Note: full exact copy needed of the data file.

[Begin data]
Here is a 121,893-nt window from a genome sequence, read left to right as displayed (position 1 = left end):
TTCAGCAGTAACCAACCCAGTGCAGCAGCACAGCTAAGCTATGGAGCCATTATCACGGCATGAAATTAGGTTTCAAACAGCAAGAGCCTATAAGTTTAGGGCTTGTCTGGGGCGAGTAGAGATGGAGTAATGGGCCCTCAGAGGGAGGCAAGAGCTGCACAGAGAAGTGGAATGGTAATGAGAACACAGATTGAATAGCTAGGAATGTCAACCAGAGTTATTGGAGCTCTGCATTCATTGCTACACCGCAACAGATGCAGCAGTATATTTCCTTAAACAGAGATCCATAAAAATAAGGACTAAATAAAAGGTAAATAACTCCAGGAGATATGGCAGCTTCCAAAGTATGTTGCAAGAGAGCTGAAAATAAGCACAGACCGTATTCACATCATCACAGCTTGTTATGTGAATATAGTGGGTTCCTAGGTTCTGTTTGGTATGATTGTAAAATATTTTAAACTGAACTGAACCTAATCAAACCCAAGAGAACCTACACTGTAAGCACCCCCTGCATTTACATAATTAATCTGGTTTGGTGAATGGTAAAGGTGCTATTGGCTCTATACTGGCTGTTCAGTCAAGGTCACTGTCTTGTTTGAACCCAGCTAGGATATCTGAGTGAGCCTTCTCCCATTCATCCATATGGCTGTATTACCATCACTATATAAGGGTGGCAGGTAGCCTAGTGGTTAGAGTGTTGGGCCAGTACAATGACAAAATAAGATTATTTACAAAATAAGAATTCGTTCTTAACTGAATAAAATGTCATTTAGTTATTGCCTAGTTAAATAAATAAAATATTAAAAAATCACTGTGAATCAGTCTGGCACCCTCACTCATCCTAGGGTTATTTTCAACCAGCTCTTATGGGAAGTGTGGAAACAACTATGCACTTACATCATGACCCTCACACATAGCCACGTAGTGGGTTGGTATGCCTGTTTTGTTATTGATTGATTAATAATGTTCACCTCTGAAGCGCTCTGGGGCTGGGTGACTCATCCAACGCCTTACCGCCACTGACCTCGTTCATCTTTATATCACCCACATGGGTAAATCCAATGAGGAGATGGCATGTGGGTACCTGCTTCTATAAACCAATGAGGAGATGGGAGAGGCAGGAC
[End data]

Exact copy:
Here is a 121,893-nt window from a genome sequence, read left to right as displayed (position 1 = left end):
TTCAGCAGTAACCAACCCAGTGCAGCAGCACAGCTAAGCTATGGAGCCATTATCACGGCATGAAATTAGGTTTCAAACAGCAAGAGCCTATAAGTTTAGGGCTTGTCTGGGGCGAGTAGAGATGGAGTAATGGGCCCTCAGAGGGAGGCAAGAGCTGCACAGAGAAGTGGAATGGTAATGAGAACACAGATTGAATAGCTAGGAATGTCAACCAGAGTTATTGGAGCTCTGCATTCATTGCTACACCGCAACAGATGCAGCAGTATATTTCCTTAAACAGAGATCCATAAAAATAAGGACTAAATAAAAGGTAAATAACTCCAGGAGATATGGCAGCTTCCAAAGTATGTTGCAAGAGAGCTGAAAATAAGCACAGACCGTATTCACATCATCACAGCTTGTTATGTGAATATAGTGGGTTCCTAGGTTCTGTTTGGTATGATTGTAAAATATTTTAAACTGAACTGAACCTAATCAAACCCAAGAGAACCTACACTGTAAGCACCCCCTGCATTTACATAATTAATCTGGTTTGGTGAATGGTAAAGGTGCTATTGGCTCTATACTGGCTGTTCAGTCAAGGTCACTGTCTTGTTTGAACCCAGCTAGGATATCTGAGTGAGCCTTCTCCCATTCATCCATATGGCTGTATTACCATCACTATATAAGGGTGGCAGGTAGCCTAGTGGTTAGAGTGTTGGGCCAGTACAATGACAAAATAAGATTATTTACAAAATAAGAATTCGTTCTTAACTGAATAAAATGTCATTTAGTTATTGCCTAGTTAAATAAATAAAATATTAAAAAATCACTGTGAATCAGTCTGGCACCCTCACTCATCCTAGGGTTATTTTCAACCAGCTCTTATGGGAAGTGTGGAAACAACTATGCACTTACATCATGACCCTCACACATAGCCACGTAGTGGGTTGGTATGCCTGTTTTGTTATTGATTGATTAATAATGTTCACCTCTGAAGCGCTCTGGGGCTGGGTGACTCATCCAACGCCTTACCGCCACTGACCTCGTTCATCTTTATATCACCCACATGGGTAAATCCAATGAGGAGATGGCATGTGGGTACCTGCTTCTATAAACCAATGAGGAGATGGGAGAGGCAGGAC